Jean-Paul Sartre and Frantz Fanon are the preeminent phenomenologists of racism. Combatting the conventional wisdom of their time, Sartre in Anti-Semite and Jew and Fanon in the fifth chapter of Fanon’s Black Skin, White Masks already recognized that racism was not reducible to beliefs or attitudes and so could not be effectively combatted by education. In subsequent works they came to focus on colonialism as a racist material system according to which racism was primarily embedded in and reproduced by the material social structures. In that context they both recognized the need to abandon conventional modes of thinking and embrace a version of dialectics to let that system appear as such. On their accounts praxis, specifically revolutionary praxis, is, when approached phenomenologically, dialectical. Sartre’s Critique of Dialectical Reason and Fanon’s The Wretched of the Earth are examined in order to show how their engagement with colonialism led them to initiate a transformation of political phenomenology.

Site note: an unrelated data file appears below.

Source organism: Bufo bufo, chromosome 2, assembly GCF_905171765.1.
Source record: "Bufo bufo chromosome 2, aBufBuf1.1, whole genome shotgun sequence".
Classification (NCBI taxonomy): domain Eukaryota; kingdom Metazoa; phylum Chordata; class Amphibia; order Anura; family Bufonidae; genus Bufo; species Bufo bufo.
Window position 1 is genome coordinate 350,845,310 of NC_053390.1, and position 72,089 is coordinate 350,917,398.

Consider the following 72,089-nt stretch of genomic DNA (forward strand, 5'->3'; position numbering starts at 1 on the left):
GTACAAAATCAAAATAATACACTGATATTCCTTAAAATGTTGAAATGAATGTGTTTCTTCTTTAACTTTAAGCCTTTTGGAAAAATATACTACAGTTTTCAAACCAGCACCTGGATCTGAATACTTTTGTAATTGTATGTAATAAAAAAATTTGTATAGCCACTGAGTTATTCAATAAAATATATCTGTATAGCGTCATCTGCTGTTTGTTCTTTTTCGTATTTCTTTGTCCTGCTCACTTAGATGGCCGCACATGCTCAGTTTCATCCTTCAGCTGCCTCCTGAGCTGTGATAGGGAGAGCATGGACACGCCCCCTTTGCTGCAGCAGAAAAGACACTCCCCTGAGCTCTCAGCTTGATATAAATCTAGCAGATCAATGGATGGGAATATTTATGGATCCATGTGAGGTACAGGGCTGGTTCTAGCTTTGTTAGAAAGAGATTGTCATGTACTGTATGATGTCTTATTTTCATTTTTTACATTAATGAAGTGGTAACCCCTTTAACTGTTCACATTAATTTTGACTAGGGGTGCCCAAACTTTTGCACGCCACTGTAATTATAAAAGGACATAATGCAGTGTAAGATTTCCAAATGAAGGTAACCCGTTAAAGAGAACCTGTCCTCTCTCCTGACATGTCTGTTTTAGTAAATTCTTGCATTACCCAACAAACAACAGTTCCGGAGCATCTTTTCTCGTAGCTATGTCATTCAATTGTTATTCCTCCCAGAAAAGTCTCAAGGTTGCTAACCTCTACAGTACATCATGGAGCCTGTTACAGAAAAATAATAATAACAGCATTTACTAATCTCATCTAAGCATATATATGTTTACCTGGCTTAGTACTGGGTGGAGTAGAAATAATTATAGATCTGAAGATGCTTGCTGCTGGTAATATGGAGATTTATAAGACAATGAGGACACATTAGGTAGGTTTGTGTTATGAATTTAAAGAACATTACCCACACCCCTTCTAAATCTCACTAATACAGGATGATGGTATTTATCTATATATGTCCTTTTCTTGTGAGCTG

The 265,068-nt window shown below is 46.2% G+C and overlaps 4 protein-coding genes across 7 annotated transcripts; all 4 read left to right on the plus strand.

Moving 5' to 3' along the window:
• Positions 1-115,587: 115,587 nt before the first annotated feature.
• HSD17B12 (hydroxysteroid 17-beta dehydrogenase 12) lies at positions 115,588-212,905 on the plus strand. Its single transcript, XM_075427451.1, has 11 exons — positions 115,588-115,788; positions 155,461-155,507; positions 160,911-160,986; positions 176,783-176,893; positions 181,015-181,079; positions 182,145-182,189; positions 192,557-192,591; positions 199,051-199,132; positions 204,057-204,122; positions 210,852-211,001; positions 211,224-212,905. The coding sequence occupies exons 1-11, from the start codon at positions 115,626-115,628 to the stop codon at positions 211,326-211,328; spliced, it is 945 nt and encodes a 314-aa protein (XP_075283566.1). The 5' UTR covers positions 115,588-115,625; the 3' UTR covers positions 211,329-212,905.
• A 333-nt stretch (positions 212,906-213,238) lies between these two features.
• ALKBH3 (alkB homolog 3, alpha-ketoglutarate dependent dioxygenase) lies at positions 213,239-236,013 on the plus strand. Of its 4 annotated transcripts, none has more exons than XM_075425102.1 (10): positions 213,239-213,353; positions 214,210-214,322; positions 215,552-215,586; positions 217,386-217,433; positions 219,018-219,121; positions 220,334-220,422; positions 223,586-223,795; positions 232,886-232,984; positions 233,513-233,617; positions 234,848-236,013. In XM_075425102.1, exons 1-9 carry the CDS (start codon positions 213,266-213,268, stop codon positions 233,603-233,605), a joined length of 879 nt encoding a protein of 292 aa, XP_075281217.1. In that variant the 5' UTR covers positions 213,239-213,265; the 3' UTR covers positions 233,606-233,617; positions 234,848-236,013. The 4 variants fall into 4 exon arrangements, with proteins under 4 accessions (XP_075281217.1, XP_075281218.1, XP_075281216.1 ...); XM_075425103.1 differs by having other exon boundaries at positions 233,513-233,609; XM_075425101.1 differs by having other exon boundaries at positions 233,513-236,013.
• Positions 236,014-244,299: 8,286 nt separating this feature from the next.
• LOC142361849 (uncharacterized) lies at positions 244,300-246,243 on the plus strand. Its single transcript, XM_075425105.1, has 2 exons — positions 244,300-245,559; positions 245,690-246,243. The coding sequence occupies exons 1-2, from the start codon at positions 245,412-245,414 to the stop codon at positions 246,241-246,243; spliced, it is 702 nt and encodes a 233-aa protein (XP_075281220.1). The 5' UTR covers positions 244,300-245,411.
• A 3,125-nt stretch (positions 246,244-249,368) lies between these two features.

All Science Journal Classification (ASJC) codes
- Arts and Humanities(all)